The government did not get what it hoped for in Monday’s Eurogroup meeting. If Alexis Tsipras really has rid himself of delusions, as he claims, then he must be feeling very uncomfortable if he can now read the messages from our EU partners correctly. The content of these messages is determined by relations between the countries, by their relations with the IMF, by the domestic difficulties that their governments face, but also by the suspicion with which they see Athens. Of course, the bad climate preceded the Eurogroup and, in this light, the Finance Ministry and the prime minister’s office should not have raised hopes for something better.
It was absolutely clear – and was confirmed last week in Washington – that some of the European creditors (Germany in particular) disagreed with the IMF with regard to the Greek debt. The IMF insists on an immediate debt restructuring in order for it to remain in the program, whereas for German Finance Minister Wolfgang Schaeuble and others the issue is not yet mature and there is time for restructuring later. Of course, everyone understands that Germany is in no mood for a restructuring before the 2017 elections, especially when the Christian Democrats feel so threatened by the populist, xenophobic Alternative for Germany.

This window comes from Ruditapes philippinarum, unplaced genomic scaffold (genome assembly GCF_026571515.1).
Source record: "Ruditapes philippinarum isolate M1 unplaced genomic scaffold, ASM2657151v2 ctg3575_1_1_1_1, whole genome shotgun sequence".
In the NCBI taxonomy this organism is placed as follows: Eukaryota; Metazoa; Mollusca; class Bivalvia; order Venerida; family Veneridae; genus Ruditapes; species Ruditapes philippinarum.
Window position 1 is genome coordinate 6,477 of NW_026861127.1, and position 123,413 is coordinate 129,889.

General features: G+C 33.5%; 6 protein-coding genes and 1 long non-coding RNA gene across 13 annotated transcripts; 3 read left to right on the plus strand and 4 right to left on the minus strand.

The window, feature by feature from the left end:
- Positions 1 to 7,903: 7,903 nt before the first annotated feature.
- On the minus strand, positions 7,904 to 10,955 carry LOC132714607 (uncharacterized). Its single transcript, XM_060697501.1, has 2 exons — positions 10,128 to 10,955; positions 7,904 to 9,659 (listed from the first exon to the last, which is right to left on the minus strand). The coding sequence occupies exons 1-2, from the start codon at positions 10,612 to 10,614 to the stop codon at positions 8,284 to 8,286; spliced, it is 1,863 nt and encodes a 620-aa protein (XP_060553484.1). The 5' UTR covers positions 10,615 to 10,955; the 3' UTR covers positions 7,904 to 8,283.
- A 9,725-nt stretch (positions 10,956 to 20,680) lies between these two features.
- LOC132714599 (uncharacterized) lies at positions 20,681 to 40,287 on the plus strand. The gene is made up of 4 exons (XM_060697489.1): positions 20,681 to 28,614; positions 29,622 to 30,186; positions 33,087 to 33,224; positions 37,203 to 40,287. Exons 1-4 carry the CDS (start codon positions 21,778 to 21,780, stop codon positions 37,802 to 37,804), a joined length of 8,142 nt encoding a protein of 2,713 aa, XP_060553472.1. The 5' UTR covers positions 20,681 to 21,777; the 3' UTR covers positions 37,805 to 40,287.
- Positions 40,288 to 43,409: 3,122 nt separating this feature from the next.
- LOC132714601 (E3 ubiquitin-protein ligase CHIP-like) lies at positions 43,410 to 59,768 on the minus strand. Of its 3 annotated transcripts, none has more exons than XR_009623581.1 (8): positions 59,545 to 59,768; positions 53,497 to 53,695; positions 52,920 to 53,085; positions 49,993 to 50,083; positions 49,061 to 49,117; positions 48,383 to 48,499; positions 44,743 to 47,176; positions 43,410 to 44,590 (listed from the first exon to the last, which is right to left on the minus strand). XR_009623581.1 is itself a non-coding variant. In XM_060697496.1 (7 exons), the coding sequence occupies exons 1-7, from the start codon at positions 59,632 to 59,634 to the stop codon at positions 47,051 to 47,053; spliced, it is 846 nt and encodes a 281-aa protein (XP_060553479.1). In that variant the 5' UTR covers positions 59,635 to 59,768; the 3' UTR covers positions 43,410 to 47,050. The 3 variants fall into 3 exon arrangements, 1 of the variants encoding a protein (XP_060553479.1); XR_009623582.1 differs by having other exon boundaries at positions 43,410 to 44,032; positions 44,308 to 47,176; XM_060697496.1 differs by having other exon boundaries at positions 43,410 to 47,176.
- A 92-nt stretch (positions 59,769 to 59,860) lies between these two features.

For the same reason (and also because Mr Schaeuble and possibly Angela Merkel do not often share the frequently positive position of the European Commission on various issues), they do not want to embolden Jean-Claude Juncker and Pierre Moscovici to make proposals without prior agreement. That is why they keep their distance or overturn them, as they did this time with regard to the French commissioner’s reassurances before the Eurogroup meeting. On the other hand, Germany knows full well that the program cannot hold up without the IMF, as its parliament accepted a third bailout agreement with Greece on condition that the Fund was part of it.
All of these complicated issues are beyond the Greek government’s sphere of influence, as it lurches between the Europeans and the IMF. Athens needs to understand the message from the Eurogroup: first, that creditors still do not trust it to channel the funds it receives from them to the intended recipients (such as those to whom the public sector owes money) and they demand proof; and second, that with the Greek government’s behavior in many sectors, their support is not guaranteed. So, the prime minister should not rush to proclaim triumph at his party congress this week.